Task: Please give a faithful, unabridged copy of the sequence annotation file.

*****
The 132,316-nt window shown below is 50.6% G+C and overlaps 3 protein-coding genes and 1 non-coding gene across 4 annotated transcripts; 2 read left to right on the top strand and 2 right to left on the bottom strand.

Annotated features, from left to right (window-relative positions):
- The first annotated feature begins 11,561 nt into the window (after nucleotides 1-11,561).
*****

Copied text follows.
The 132,316-nt window shown below is 50.6% G+C and overlaps 3 protein-coding genes and 1 non-coding gene across 4 annotated transcripts; 2 read left to right on the top strand and 2 right to left on the bottom strand.

Annotated features, from left to right (window-relative positions):
- The first annotated feature begins 11,561 nt into the window (after nucleotides 1-11,561).